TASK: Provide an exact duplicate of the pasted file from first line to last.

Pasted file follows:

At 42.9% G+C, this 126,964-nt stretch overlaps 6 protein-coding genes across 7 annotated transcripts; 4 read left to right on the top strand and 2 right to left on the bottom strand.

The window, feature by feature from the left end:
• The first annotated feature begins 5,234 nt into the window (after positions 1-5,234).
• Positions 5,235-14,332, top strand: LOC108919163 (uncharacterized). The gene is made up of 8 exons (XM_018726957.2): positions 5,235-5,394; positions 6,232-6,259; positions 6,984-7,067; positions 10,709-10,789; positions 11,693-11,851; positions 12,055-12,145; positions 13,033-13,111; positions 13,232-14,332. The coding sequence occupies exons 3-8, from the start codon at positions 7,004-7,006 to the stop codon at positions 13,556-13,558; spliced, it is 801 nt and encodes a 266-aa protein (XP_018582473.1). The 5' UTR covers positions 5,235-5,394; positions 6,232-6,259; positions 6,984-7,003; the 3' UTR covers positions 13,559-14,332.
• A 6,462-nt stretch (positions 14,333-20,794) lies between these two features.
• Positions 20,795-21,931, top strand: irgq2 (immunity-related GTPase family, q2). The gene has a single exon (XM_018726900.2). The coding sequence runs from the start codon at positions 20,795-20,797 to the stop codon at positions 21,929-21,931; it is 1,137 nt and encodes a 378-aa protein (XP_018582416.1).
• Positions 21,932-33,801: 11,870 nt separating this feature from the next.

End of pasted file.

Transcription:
At 42.9% G+C, this 126,964-nt stretch overlaps 6 protein-coding genes across 7 annotated transcripts; 4 read left to right on the top strand and 2 right to left on the bottom strand.

The window, feature by feature from the left end:
• The first annotated feature begins 5,234 nt into the window (after positions 1-5,234).
• Positions 5,235-14,332, top strand: LOC108919163 (uncharacterized). The gene is made up of 8 exons (XM_018726957.2): positions 5,235-5,394; positions 6,232-6,259; positions 6,984-7,067; positions 10,709-10,789; positions 11,693-11,851; positions 12,055-12,145; positions 13,033-13,111; positions 13,232-14,332. The coding sequence occupies exons 3-8, from the start codon at positions 7,004-7,006 to the stop codon at positions 13,556-13,558; spliced, it is 801 nt and encodes a 266-aa protein (XP_018582473.1). The 5' UTR covers positions 5,235-5,394; positions 6,232-6,259; positions 6,984-7,003; the 3' UTR covers positions 13,559-14,332.
• A 6,462-nt stretch (positions 14,333-20,794) lies between these two features.
• Positions 20,795-21,931, top strand: irgq2 (immunity-related GTPase family, q2). The gene has a single exon (XM_018726900.2). The coding sequence runs from the start codon at positions 20,795-20,797 to the stop codon at positions 21,929-21,931; it is 1,137 nt and encodes a 378-aa protein (XP_018582416.1).
• Positions 21,932-33,801: 11,870 nt separating this feature from the next.